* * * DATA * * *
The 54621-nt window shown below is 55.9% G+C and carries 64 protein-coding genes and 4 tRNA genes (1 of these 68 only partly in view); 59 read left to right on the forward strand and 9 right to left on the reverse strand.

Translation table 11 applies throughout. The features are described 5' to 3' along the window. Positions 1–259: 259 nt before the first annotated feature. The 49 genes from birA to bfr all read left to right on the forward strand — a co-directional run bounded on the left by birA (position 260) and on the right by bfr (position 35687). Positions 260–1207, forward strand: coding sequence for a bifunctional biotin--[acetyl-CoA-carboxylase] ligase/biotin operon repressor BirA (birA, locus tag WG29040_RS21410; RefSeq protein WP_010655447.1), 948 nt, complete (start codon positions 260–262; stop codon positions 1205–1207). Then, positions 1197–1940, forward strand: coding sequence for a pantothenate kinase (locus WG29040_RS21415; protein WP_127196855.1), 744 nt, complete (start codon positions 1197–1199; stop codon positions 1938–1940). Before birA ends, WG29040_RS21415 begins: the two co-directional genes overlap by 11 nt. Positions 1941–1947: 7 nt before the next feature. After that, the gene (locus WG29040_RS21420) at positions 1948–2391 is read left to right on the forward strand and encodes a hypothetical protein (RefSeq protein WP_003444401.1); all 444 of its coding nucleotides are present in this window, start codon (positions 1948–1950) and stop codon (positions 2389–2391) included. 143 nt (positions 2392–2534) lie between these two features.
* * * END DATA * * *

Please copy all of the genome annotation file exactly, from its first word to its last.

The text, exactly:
The 54621-nt window shown below is 55.9% G+C and carries 64 protein-coding genes and 4 tRNA genes (1 of these 68 only partly in view); 59 read left to right on the forward strand and 9 right to left on the reverse strand.

Translation table 11 applies throughout. The features are described 5' to 3' along the window. Positions 1–259: 259 nt before the first annotated feature. The 49 genes from birA to bfr all read left to right on the forward strand — a co-directional run bounded on the left by birA (position 260) and on the right by bfr (position 35687). Positions 260–1207, forward strand: coding sequence for a bifunctional biotin--[acetyl-CoA-carboxylase] ligase/biotin operon repressor BirA (birA, locus tag WG29040_RS21410; RefSeq protein WP_010655447.1), 948 nt, complete (start codon positions 260–262; stop codon positions 1205–1207). Then, positions 1197–1940, forward strand: coding sequence for a pantothenate kinase (locus WG29040_RS21415; protein WP_127196855.1), 744 nt, complete (start codon positions 1197–1199; stop codon positions 1938–1940). Before birA ends, WG29040_RS21415 begins: the two co-directional genes overlap by 11 nt. Positions 1941–1947: 7 nt before the next feature. After that, the gene (locus WG29040_RS21420) at positions 1948–2391 is read left to right on the forward strand and encodes a hypothetical protein (RefSeq protein WP_003444401.1); all 444 of its coding nucleotides are present in this window, start codon (positions 1948–1950) and stop codon (positions 2389–2391) included. 143 nt (positions 2392–2534) lie between these two features.